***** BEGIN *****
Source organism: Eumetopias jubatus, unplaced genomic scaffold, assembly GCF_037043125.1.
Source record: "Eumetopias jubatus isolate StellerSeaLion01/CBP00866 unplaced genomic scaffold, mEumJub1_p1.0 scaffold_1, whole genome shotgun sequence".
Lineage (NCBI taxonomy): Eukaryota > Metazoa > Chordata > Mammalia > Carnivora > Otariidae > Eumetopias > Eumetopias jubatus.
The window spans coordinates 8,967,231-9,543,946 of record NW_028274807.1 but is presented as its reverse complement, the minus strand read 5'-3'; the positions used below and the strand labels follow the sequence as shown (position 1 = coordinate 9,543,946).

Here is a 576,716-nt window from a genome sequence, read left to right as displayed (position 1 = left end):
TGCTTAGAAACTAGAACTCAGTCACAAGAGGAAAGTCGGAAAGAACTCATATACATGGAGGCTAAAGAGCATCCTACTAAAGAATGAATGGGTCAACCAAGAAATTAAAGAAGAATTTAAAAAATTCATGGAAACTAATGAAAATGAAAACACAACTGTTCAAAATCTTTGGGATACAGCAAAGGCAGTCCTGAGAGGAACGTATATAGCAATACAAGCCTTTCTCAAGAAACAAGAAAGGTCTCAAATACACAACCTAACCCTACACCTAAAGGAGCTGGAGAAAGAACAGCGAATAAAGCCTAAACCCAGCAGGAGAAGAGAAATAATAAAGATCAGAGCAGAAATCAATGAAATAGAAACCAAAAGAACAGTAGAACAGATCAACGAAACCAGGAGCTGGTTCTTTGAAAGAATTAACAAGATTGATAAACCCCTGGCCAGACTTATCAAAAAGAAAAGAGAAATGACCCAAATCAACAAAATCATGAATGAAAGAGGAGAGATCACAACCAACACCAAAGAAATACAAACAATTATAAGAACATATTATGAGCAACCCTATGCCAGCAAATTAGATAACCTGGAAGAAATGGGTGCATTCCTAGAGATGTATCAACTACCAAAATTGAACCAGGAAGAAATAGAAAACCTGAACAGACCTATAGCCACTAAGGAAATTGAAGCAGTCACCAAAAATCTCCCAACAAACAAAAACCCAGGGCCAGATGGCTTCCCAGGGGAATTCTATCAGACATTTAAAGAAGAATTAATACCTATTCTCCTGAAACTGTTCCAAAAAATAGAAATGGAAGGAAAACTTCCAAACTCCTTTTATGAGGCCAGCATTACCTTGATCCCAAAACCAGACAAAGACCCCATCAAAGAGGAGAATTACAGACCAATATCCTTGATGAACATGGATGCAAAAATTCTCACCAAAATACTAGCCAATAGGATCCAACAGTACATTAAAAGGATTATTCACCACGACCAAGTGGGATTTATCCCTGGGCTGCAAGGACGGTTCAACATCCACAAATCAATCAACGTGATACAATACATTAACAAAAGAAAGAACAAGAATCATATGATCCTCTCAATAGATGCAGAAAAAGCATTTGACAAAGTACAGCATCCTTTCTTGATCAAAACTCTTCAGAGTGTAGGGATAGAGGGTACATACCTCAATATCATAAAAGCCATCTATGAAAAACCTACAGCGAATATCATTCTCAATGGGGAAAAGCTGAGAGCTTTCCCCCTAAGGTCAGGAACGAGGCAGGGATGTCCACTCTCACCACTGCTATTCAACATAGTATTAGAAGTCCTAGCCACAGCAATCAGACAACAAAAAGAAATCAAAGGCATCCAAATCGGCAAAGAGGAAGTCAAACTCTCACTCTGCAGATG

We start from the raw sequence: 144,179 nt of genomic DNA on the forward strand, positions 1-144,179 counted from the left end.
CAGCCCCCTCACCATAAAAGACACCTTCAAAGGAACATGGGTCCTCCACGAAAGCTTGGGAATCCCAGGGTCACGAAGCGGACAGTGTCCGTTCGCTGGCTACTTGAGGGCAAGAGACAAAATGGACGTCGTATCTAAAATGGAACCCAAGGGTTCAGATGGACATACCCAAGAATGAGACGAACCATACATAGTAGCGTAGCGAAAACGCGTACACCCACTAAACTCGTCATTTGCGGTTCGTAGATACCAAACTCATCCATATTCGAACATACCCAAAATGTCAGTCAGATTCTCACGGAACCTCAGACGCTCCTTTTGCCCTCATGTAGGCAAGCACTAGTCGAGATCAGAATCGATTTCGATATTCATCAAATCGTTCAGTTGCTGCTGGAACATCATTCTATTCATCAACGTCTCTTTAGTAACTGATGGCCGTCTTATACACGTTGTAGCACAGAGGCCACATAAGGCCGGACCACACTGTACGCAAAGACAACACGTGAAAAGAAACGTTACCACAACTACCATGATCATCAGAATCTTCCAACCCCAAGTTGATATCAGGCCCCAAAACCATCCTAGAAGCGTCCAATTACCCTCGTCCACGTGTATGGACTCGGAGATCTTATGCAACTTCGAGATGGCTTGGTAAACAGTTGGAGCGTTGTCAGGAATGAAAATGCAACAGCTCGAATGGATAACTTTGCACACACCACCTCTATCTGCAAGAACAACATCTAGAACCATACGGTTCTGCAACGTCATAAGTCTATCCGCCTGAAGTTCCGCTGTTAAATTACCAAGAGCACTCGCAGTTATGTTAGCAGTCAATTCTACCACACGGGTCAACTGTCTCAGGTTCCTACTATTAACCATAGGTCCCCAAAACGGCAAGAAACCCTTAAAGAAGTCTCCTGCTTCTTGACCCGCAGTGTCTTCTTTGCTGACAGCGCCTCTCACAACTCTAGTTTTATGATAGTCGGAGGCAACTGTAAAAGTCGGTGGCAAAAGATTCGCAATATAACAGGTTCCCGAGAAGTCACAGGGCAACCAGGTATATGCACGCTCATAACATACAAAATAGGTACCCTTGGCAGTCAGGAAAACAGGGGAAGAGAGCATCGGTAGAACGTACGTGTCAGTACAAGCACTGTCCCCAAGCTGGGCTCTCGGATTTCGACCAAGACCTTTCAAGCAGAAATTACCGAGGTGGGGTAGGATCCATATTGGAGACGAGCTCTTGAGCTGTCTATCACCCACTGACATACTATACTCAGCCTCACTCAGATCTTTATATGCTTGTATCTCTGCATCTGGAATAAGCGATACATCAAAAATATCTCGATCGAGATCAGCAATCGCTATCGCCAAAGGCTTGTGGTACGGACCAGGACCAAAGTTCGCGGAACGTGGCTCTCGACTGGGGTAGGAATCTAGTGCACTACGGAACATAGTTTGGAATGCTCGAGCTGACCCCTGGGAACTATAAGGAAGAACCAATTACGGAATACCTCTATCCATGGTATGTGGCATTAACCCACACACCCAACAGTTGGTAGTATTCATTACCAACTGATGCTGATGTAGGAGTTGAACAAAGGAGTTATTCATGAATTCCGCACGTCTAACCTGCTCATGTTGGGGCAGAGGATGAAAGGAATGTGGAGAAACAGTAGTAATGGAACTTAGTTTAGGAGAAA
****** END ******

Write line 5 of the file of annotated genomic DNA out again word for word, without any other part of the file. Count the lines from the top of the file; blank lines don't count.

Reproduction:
Here is a 576,716-nt window from a genome sequence, read left to right as displayed (position 1 = left end):